What Does the Omicron Variant Mean for Holiday Travel?

Fortunately, the technology required to derive travel demand insights at a hyper-local and city level does exist – taking shape as RateGain’s SaaS solution powered by AI called Demand.AI, that empowers hoteliers and travel professionals to identify a demand index for cities ranked from 0 to 100. Using this new platform, we were able to derive essential predictions surrounding the emergence of the Omicron variant.

This index illustrates how demand is evolving over 75 days, and also reveals what type of demand would be coming into the city, the popular booking patterns, and how it would affect hotel and vacation rental bookings. The easy-to-use platform also allows hotels to track demand for each locality within the city, using a map-view or a table view to compare which locality in each city will see higher demand.

Perhaps the most important takeaway is that even though Omicron appears to have created a “small blip” in travel demand immediately, the future demand does not appear to be affected across many regions.

When we look to major cities and travel destinations like New York, we see that even amidst a gradual rise in cases and reporting regarding the Omicron variant, the Demand Index shows strong, stable demand through early next year. Specifically, if we look at late November in New York, the demand index was at 71.71 (out of 100), and now, if we fast forward to the beginning of January, we see a demand index of 71.54. With this data, we can determine that the Omicron variant has had little to no impact on holiday demand.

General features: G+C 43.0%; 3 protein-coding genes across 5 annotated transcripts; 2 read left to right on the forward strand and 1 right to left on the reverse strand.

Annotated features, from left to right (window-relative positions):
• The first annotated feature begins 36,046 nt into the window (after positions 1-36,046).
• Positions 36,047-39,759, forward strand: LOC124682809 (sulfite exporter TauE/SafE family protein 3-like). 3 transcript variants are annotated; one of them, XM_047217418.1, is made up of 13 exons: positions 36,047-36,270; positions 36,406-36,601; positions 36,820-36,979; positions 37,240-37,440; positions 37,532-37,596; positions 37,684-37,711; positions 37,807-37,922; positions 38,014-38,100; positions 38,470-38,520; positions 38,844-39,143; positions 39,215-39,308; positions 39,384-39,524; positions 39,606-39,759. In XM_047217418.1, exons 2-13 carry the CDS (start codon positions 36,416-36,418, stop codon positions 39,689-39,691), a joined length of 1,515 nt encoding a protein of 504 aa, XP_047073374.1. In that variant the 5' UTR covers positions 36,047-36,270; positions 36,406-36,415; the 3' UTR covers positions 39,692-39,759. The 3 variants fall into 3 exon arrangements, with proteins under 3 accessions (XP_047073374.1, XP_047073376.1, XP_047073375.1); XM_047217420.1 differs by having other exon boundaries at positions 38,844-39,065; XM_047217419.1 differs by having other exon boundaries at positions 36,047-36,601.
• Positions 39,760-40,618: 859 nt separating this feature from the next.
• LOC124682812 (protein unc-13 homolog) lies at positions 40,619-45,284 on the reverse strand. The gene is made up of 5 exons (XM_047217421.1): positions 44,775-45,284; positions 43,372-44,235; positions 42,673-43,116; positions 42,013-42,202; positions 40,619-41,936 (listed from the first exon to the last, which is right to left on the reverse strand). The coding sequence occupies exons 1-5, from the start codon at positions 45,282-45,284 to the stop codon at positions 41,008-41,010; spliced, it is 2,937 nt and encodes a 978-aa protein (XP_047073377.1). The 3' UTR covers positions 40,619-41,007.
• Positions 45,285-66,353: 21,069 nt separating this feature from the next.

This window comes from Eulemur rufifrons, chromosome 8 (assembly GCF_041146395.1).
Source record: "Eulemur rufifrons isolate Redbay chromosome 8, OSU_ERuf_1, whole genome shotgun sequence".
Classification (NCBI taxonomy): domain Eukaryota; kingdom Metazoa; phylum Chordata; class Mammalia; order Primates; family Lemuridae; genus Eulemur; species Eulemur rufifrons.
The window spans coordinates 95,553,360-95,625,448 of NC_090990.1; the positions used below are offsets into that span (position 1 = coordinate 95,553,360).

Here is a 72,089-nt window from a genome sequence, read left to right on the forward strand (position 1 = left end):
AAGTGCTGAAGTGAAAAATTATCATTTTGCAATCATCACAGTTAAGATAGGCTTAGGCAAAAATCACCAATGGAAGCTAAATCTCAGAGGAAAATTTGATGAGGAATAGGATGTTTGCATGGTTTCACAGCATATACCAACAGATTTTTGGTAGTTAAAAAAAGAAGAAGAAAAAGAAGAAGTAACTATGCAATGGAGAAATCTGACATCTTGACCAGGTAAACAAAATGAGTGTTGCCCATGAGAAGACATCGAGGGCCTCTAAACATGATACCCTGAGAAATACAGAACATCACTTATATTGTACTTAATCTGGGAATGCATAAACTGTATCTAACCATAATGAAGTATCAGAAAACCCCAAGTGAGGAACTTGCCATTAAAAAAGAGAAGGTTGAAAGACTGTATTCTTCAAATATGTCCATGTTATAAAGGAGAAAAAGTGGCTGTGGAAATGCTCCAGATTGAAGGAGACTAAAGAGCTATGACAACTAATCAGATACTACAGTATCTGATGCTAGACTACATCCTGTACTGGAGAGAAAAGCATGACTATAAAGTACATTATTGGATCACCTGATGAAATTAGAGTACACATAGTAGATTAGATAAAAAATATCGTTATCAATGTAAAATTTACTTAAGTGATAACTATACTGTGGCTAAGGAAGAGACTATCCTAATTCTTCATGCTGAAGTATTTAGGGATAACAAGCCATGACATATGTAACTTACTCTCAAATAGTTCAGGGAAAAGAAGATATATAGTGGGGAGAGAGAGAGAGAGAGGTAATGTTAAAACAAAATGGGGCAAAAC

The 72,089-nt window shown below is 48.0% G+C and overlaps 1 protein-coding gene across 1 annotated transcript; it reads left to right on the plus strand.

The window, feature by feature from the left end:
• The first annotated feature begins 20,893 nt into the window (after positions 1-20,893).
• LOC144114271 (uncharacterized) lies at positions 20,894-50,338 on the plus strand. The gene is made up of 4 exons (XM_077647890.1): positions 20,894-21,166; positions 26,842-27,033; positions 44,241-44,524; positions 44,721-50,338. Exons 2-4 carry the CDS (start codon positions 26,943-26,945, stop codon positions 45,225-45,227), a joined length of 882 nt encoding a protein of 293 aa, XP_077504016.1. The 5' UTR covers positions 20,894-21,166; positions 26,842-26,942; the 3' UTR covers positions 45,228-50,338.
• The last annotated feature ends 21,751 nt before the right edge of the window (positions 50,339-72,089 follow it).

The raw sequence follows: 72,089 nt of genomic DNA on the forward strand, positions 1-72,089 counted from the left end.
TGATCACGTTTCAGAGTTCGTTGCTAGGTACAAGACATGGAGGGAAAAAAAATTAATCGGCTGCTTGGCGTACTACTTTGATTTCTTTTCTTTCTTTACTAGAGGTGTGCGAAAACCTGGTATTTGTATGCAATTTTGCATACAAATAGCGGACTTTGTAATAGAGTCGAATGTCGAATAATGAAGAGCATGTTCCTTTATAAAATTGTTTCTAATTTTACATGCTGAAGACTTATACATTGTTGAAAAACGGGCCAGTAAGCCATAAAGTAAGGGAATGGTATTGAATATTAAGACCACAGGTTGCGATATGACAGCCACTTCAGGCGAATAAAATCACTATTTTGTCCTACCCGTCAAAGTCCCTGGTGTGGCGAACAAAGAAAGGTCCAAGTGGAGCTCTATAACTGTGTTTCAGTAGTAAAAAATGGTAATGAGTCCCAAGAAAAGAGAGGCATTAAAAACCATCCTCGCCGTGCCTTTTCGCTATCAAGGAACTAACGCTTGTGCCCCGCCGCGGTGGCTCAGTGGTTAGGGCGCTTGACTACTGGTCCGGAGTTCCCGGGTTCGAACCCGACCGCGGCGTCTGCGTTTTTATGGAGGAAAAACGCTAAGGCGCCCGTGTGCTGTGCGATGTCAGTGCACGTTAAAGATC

In many cases, regions that have not detected any Omicron cases yet, such as Las Vegas, see prospective travelers still waiting for more information on the variant; however, an increase in demand is expected across the next 90 days. 

However, when we look at select cities in the US, specifically those which have reported cases of the Omicron variant, there does appear to be a short-term demand decrease after the announcement of Omicron. In Savannah, Georgia, this trend reveals itself, but January and February seem to have a steady increase in demand due to the holiday season. For hoteliers and travel professionals, this is good news. While we can expect slight fluctuations in demand as news regarding the new variant continues to emerge, it seems unlikely that travel demand will come to a standstill as it did earlier this year, pending state-specific response measures.